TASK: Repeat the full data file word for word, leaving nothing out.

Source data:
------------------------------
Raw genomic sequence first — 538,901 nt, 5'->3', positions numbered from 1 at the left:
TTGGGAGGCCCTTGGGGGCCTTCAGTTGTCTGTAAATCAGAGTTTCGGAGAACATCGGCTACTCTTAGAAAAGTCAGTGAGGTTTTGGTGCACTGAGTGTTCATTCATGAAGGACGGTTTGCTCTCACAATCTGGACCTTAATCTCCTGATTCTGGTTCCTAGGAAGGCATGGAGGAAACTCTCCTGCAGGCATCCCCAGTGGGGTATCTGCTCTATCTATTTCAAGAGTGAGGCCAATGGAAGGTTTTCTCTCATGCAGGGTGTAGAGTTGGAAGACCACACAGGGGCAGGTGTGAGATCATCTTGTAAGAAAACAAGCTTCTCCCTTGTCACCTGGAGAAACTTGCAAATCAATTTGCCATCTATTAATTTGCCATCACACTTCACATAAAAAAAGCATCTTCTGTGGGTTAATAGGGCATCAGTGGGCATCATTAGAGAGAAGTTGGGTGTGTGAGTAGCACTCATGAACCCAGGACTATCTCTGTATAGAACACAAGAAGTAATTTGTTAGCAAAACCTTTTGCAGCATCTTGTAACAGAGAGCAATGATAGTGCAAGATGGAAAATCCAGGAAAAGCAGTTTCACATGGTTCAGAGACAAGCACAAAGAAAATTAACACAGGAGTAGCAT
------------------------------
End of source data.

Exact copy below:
Raw genomic sequence first — 538,901 nt, 5'->3', positions numbered from 1 at the left:
TTGGGAGGCCCTTGGGGGCCTTCAGTTGTCTGTAAATCAGAGTTTCGGAGAACATCGGCTACTCTTAGAAAAGTCAGTGAGGTTTTGGTGCACTGAGTGTTCATTCATGAAGGACGGTTTGCTCTCACAATCTGGACCTTAATCTCCTGATTCTGGTTCCTAGGAAGGCATGGAGGAAACTCTCCTGCAGGCATCCCCAGTGGGGTATCTGCTCTATCTATTTCAAGAGTGAGGCCAATGGAAGGTTTTCTCTCATGCAGGGTGTAGAGTTGGAAGACCACACAGGGGCAGGTGTGAGATCATCTTGTAAGAAAACAAGCTTCTCCCTTGTCACCTGGAGAAACTTGCAAATCAATTTGCCATCTATTAATTTGCCATCACACTTCACATAAAAAAAGCATCTTCTGTGGGTTAATAGGGCATCAGTGGGCATCATTAGAGAGAAGTTGGGTGTGTGAGTAGCACTCATGAACCCAGGACTATCTCTGTATAGAACACAAGAAGTAATTTGTTAGCAAAACCTTTTGCAGCATCTTGTAACAGAGAGCAATGATAGTGCAAGATGGAAAATCCAGGAAAAGCAGTTTCACATGGTTCAGAGACAAGCACAAAGAAAATTAACACAGGAGTAGCAT